Photo: Van Wedeen / Lawrence Wald / MGH / Science AAAS
The inner-workings of the human brain look less like a plate of spaghetti and more like an organised, functional grid that resembles Manhattan, based on research conducted by Dr. Van Wedeen, a neuroscientist at Harvard Medical School, NPR reported.Through a process Wedeen invented called “diffusion spectrum imaging,” powerful scanners were used to take detailed pictures of the fibre pathways.
This process was formerly used to scan monkey brains, but the strenuous 24- to 48-hour process was impossible to conduct on humans, Wedeen told us. Now, just 30 minutes of a person’s time gets the same results.
“This is just the beginning of the anatomy of the brain,” Wedeen says. “Whereas before scientists could map locations in the brain and their functions, the ability to pick at specific fibres can lead to groundbreaking knowledge.”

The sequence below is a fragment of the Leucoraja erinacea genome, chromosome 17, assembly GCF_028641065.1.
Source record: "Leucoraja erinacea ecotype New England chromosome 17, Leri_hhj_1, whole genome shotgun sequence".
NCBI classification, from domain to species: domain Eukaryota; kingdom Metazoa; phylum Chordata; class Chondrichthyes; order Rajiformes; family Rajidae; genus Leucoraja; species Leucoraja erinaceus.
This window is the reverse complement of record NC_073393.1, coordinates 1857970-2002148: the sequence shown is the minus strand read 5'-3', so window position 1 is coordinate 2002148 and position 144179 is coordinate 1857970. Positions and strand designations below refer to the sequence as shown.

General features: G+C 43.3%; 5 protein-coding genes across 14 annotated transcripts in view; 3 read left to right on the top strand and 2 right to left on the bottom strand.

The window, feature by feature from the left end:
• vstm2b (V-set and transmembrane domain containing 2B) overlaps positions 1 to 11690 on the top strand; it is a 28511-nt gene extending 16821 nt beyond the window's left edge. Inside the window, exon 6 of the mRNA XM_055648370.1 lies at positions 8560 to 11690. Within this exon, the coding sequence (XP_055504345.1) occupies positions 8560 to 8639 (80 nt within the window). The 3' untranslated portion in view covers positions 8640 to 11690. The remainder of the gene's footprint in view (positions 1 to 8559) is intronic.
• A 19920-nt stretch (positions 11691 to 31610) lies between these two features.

For example, Wedeen says the grid-like structure in animal brains (like monkeys) and human brains might help support evolution.
Wedeen also works with the Human Connectome Project, which compares scans of “normal,” healthy brains to others to form conclusions about human personalities, functions and diseases like Alzheimer’s.
Wedeen’s study, “The Geometric Structure of the Brain fibre Pathways,” was published in the journal Science.
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